While chemotherapy works directly on tumors to kill cancer cells, immunotherapy works by “revving up” a patient’s own immune system to attack the cancer. It is another relatively new treatment that strives to improve the immune system’s ability to identify and destroy cancer cells. Immunotherapy has been used in many different types of cancer, including liver cancer.

In this video from a 2019 Cancer Research Institute Immunotherapy Patient Summit, Dr. Elizabeth Jaffee, deputy director of the Sidney Kimmel Comprehensive Cancer Center (and member of the FCF Medical & Scientific Advisory Board), gives an overview of the emerging role of immunotherapy in cancer treatment

There are several different types of immunotherapies that are being developed for many different diseases. These include:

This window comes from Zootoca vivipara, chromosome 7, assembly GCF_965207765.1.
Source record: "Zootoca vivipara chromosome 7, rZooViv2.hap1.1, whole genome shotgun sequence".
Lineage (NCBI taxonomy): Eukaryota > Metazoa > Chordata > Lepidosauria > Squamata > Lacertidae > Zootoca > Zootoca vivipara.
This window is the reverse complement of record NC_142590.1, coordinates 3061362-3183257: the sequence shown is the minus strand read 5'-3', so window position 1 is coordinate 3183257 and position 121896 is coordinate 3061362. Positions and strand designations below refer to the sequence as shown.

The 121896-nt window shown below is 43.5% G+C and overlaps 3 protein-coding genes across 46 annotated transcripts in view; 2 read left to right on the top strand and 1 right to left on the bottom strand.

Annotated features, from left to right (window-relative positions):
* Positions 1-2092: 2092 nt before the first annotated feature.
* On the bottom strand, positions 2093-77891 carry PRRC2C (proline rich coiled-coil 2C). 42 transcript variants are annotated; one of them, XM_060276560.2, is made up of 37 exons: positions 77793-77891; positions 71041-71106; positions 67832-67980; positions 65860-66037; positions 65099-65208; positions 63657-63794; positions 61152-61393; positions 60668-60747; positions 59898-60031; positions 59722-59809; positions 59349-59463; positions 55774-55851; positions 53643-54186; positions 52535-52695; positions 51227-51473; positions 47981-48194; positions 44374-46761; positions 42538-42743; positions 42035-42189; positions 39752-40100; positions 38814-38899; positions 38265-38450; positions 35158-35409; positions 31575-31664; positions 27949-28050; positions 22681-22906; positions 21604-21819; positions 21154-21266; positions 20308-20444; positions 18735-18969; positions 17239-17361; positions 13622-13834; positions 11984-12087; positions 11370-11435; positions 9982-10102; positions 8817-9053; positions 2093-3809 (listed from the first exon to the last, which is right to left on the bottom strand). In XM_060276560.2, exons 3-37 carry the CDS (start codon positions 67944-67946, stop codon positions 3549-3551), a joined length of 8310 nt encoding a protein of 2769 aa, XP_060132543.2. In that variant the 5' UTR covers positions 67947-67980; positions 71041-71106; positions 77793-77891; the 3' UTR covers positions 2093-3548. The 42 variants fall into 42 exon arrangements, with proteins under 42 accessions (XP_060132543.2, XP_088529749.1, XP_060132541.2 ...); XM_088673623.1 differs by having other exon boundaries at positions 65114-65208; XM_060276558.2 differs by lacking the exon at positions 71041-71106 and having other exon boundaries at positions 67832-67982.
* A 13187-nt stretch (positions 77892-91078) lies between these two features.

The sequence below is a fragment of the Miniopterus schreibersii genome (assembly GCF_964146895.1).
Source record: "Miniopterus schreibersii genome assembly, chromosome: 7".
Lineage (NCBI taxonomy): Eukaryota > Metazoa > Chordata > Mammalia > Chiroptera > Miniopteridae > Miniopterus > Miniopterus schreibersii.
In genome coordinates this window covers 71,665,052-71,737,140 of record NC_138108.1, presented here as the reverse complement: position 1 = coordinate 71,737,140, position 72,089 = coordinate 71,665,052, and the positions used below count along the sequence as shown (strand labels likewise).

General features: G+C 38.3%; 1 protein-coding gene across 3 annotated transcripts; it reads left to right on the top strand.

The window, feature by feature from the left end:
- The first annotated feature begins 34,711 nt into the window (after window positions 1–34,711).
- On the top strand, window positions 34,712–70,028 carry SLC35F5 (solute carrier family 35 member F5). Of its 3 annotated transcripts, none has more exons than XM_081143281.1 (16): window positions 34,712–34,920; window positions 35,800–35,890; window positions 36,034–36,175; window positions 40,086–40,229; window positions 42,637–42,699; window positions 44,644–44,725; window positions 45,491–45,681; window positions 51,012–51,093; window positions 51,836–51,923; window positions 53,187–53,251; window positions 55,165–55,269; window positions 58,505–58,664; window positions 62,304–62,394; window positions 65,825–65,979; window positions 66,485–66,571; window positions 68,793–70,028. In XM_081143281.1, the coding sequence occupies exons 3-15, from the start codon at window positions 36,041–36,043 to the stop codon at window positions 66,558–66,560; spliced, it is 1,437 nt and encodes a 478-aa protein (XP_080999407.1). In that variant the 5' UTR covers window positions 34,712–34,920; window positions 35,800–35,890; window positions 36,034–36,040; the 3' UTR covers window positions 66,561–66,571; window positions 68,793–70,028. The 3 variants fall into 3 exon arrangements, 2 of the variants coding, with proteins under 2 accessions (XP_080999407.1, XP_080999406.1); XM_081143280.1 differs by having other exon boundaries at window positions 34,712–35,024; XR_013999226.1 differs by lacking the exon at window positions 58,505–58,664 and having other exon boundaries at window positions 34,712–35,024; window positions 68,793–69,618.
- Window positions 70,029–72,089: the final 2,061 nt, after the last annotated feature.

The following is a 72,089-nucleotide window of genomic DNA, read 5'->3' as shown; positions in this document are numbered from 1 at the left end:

• Checkpoint inhibitors – drugs that block proteins that stop the immune system from recognizing and attacking the cancer cells
  • Adoptive cell transfer therapy – a treatment that engineers a patient’s own immune cells to better recognize the cancer, grows them in a lab, and reinserts them in the body to attack the cancer. One type of adoptive cell therapy that has already made strong progress in certain types of blood cancers is CAR-T (chimeric antigen receptor T cell) therapy.
  • Monoclonal antibodies (MABs) – immune system proteins created in the lab that are designed to bind to specific targets on cancer cells. While some MABs are considered “targeted therapy”, some can be used to mark cancer cells so that they will be better seen and destroyed by the immune system.
  • Treatment vaccines – vaccines which cause a person’s immune system to attack cancer cells.
  • Immune system modulators – naturally occurring proteins that enhance the body’s immune response against cancer.

Immunotherapies used as treatment for FLC